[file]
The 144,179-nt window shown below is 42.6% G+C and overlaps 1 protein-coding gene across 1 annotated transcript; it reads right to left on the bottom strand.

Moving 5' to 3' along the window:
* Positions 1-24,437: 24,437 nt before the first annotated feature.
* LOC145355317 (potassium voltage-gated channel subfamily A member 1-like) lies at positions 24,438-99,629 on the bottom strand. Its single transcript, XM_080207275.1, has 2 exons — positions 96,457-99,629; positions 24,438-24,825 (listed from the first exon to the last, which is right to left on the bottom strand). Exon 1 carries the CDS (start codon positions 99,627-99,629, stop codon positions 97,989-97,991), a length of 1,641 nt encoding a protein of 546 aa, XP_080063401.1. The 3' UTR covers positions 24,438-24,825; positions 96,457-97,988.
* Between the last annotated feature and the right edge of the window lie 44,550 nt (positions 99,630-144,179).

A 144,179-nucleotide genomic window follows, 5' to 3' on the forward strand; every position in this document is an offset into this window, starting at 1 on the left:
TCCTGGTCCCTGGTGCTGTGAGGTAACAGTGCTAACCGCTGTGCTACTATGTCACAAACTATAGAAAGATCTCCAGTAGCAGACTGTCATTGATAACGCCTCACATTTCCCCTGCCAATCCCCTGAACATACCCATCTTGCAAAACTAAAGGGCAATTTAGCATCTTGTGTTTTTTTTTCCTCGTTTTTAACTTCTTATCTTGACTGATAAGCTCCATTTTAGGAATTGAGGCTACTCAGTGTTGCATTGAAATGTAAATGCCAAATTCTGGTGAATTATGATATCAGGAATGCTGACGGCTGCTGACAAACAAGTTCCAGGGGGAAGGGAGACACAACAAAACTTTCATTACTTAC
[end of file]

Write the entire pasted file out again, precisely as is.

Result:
The 144,179-nt window shown below is 42.6% G+C and overlaps 1 protein-coding gene across 1 annotated transcript; it reads right to left on the bottom strand.

Moving 5' to 3' along the window:
* Positions 1-24,437: 24,437 nt before the first annotated feature.
* LOC145355317 (potassium voltage-gated channel subfamily A member 1-like) lies at positions 24,438-99,629 on the bottom strand. Its single transcript, XM_080207275.1, has 2 exons — positions 96,457-99,629; positions 24,438-24,825 (listed from the first exon to the last, which is right to left on the bottom strand). Exon 1 carries the CDS (start codon positions 99,627-99,629, stop codon positions 97,989-97,991), a length of 1,641 nt encoding a protein of 546 aa, XP_080063401.1. The 3' UTR covers positions 24,438-24,825; positions 96,457-97,988.
* Between the last annotated feature and the right edge of the window lie 44,550 nt (positions 99,630-144,179).

A 144,179-nucleotide genomic window follows, 5' to 3' on the forward strand; every position in this document is an offset into this window, starting at 1 on the left:
TCCTGGTCCCTGGTGCTGTGAGGTAACAGTGCTAACCGCTGTGCTACTATGTCACAAACTATAGAAAGATCTCCAGTAGCAGACTGTCATTGATAACGCCTCACATTTCCCCTGCCAATCCCCTGAACATACCCATCTTGCAAAACTAAAGGGCAATTTAGCATCTTGTGTTTTTTTTTCCTCGTTTTTAACTTCTTATCTTGACTGATAAGCTCCATTTTAGGAATTGAGGCTACTCAGTGTTGCATTGAAATGTAAATGCCAAATTCTGGTGAATTATGATATCAGGAATGCTGACGGCTGCTGACAAACAAGTTCCAGGGGGAAGGGAGACACAACAAAACTTTCATTACTTAC